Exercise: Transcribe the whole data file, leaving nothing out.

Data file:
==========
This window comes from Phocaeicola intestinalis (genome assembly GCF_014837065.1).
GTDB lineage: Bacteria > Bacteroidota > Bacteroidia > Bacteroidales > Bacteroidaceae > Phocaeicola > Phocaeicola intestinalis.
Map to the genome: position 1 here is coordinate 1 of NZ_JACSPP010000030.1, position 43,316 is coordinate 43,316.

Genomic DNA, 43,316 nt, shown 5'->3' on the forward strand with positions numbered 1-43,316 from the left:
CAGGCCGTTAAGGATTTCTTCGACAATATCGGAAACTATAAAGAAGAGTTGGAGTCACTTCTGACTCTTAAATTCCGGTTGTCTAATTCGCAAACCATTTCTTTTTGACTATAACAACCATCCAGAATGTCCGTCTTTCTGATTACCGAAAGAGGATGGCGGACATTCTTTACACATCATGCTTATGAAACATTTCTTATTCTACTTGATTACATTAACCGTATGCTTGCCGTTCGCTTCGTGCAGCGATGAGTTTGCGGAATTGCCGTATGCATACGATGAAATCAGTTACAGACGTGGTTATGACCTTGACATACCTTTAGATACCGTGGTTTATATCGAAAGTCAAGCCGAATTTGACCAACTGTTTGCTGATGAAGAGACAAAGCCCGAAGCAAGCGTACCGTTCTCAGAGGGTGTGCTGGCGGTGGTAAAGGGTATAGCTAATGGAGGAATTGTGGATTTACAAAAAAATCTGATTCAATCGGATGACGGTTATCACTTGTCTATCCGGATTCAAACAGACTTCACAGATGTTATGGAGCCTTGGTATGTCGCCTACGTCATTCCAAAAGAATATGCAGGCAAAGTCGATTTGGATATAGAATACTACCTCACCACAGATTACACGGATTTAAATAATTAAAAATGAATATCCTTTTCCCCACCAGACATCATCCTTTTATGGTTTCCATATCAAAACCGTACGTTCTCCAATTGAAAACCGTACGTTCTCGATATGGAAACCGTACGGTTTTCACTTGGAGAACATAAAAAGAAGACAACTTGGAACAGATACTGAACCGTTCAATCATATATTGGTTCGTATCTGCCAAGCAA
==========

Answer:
This window comes from Phocaeicola intestinalis (genome assembly GCF_014837065.1).
GTDB lineage: Bacteria > Bacteroidota > Bacteroidia > Bacteroidales > Bacteroidaceae > Phocaeicola > Phocaeicola intestinalis.
Map to the genome: position 1 here is coordinate 1 of NZ_JACSPP010000030.1, position 43,316 is coordinate 43,316.

Genomic DNA, 43,316 nt, shown 5'->3' on the forward strand with positions numbered 1-43,316 from the left:
CAGGCCGTTAAGGATTTCTTCGACAATATCGGAAACTATAAAGAAGAGTTGGAGTCACTTCTGACTCTTAAATTCCGGTTGTCTAATTCGCAAACCATTTCTTTTTGACTATAACAACCATCCAGAATGTCCGTCTTTCTGATTACCGAAAGAGGATGGCGGACATTCTTTACACATCATGCTTATGAAACATTTCTTATTCTACTTGATTACATTAACCGTATGCTTGCCGTTCGCTTCGTGCAGCGATGAGTTTGCGGAATTGCCGTATGCATACGATGAAATCAGTTACAGACGTGGTTATGACCTTGACATACCTTTAGATACCGTGGTTTATATCGAAAGTCAAGCCGAATTTGACCAACTGTTTGCTGATGAAGAGACAAAGCCCGAAGCAAGCGTACCGTTCTCAGAGGGTGTGCTGGCGGTGGTAAAGGGTATAGCTAATGGAGGAATTGTGGATTTACAAAAAAATCTGATTCAATCGGATGACGGTTATCACTTGTCTATCCGGATTCAAACAGACTTCACAGATGTTATGGAGCCTTGGTATGTCGCCTACGTCATTCCAAAAGAATATGCAGGCAAAGTCGATTTGGATATAGAATACTACCTCACCACAGATTACACGGATTTAAATAATTAAAAATGAATATCCTTTTCCCCACCAGACATCATCCTTTTATGGTTTCCATATCAAAACCGTACGTTCTCCAATTGAAAACCGTACGTTCTCGATATGGAAACCGTACGGTTTTCACTTGGAGAACATAAAAAGAAGACAACTTGGAACAGATACTGAACCGTTCAATCATATATTGGTTCGTATCTGCCAAGCAA